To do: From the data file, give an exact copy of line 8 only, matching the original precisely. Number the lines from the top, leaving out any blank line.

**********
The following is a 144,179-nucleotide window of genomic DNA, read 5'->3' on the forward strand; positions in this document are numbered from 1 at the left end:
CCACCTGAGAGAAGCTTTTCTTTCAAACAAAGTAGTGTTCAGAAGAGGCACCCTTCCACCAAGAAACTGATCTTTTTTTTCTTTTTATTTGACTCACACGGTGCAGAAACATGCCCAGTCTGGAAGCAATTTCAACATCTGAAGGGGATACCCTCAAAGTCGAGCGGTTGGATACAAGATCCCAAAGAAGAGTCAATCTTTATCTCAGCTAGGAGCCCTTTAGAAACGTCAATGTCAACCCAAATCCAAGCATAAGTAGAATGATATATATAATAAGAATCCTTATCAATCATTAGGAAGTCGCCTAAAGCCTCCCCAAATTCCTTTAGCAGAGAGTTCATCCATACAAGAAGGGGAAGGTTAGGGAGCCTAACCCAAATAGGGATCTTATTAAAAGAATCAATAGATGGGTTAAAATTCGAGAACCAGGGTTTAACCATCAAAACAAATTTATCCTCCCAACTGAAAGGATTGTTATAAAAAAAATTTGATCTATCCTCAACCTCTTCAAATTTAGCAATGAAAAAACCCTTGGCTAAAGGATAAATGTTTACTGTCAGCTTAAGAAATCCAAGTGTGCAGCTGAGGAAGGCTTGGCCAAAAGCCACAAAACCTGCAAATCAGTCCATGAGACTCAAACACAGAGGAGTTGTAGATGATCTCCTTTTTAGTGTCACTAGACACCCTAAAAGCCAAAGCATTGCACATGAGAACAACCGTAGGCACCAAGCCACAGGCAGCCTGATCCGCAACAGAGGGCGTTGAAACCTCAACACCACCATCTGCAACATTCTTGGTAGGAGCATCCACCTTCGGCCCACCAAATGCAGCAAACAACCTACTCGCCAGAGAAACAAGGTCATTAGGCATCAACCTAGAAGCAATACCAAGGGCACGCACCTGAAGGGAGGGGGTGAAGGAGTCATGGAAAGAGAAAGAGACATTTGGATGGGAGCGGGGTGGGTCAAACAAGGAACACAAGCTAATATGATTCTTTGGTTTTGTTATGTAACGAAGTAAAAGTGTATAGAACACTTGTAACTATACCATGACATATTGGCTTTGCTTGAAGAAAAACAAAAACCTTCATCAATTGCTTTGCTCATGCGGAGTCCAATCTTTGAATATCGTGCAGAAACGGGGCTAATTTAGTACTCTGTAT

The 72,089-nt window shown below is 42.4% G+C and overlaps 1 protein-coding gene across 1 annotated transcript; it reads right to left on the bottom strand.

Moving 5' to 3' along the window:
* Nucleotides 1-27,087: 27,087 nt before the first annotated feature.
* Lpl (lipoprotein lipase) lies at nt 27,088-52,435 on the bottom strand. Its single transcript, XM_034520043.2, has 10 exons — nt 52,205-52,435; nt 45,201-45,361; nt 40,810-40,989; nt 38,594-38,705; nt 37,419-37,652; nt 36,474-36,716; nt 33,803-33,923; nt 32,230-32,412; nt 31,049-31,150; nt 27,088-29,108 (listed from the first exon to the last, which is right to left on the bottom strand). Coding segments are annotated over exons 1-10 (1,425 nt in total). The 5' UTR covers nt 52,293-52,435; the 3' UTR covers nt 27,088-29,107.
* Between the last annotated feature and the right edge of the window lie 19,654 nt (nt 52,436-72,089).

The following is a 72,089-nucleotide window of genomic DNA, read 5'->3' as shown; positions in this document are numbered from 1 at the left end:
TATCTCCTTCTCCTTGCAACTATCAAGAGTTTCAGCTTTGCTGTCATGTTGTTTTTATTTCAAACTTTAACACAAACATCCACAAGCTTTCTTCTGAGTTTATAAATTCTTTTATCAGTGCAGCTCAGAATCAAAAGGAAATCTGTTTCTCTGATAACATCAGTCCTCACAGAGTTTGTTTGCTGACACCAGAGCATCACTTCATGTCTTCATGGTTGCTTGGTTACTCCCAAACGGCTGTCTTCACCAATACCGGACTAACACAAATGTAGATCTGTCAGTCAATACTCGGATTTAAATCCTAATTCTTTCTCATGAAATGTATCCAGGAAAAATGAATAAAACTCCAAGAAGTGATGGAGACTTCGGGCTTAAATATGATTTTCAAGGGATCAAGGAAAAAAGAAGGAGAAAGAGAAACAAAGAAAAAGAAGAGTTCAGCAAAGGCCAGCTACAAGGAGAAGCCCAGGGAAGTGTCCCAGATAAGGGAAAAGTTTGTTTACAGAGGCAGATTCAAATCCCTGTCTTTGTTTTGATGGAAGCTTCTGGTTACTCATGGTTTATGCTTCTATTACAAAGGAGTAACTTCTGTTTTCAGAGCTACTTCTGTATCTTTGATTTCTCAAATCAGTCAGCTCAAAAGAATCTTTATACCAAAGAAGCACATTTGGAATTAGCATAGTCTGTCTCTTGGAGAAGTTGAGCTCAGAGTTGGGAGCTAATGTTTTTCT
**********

The following is a 72,089-nucleotide window of genomic DNA, read 5'->3' as shown; positions in this document are numbered from 1 at the left end: